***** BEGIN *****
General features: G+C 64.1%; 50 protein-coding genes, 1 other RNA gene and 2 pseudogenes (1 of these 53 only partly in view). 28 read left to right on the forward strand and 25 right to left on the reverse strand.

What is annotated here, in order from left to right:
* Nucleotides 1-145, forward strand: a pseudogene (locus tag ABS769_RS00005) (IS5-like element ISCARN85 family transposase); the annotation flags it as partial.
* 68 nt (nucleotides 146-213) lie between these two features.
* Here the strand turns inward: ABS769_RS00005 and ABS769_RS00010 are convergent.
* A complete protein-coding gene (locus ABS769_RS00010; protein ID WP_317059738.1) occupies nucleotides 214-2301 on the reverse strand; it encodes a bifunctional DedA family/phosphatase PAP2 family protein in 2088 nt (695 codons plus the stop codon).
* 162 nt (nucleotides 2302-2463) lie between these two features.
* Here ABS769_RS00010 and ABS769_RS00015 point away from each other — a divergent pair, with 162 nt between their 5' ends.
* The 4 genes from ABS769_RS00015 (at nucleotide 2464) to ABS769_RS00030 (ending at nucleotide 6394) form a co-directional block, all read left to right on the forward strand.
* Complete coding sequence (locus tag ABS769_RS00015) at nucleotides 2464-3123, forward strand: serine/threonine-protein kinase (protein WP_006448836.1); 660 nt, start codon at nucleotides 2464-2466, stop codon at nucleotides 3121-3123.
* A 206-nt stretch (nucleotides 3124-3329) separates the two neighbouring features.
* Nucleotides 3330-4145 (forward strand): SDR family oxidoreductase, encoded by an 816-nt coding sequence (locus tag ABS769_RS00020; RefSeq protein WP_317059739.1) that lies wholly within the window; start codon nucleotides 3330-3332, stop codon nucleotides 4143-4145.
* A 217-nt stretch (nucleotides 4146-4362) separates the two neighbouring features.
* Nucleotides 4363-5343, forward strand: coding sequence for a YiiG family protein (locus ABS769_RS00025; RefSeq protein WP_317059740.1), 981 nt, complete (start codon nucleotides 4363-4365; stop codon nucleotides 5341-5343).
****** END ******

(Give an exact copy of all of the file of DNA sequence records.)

General features: G+C 64.1%; 50 protein-coding genes, 1 other RNA gene and 2 pseudogenes (1 of these 53 only partly in view). 28 read left to right on the forward strand and 25 right to left on the reverse strand.

What is annotated here, in order from left to right:
* Nucleotides 1-145, forward strand: a pseudogene (locus tag ABS769_RS00005) (IS5-like element ISCARN85 family transposase); the annotation flags it as partial.
* 68 nt (nucleotides 146-213) lie between these two features.
* Here the strand turns inward: ABS769_RS00005 and ABS769_RS00010 are convergent.
* A complete protein-coding gene (locus ABS769_RS00010; protein ID WP_317059738.1) occupies nucleotides 214-2301 on the reverse strand; it encodes a bifunctional DedA family/phosphatase PAP2 family protein in 2088 nt (695 codons plus the stop codon).
* 162 nt (nucleotides 2302-2463) lie between these two features.
* Here ABS769_RS00010 and ABS769_RS00015 point away from each other — a divergent pair, with 162 nt between their 5' ends.
* The 4 genes from ABS769_RS00015 (at nucleotide 2464) to ABS769_RS00030 (ending at nucleotide 6394) form a co-directional block, all read left to right on the forward strand.
* Complete coding sequence (locus tag ABS769_RS00015) at nucleotides 2464-3123, forward strand: serine/threonine-protein kinase (protein WP_006448836.1); 660 nt, start codon at nucleotides 2464-2466, stop codon at nucleotides 3121-3123.
* A 206-nt stretch (nucleotides 3124-3329) separates the two neighbouring features.
* Nucleotides 3330-4145 (forward strand): SDR family oxidoreductase, encoded by an 816-nt coding sequence (locus tag ABS769_RS00020; RefSeq protein WP_317059739.1) that lies wholly within the window; start codon nucleotides 3330-3332, stop codon nucleotides 4143-4145.
* A 217-nt stretch (nucleotides 4146-4362) separates the two neighbouring features.
* Nucleotides 4363-5343, forward strand: coding sequence for a YiiG family protein (locus ABS769_RS00025; RefSeq protein WP_317059740.1), 981 nt, complete (start codon nucleotides 4363-4365; stop codon nucleotides 5341-5343).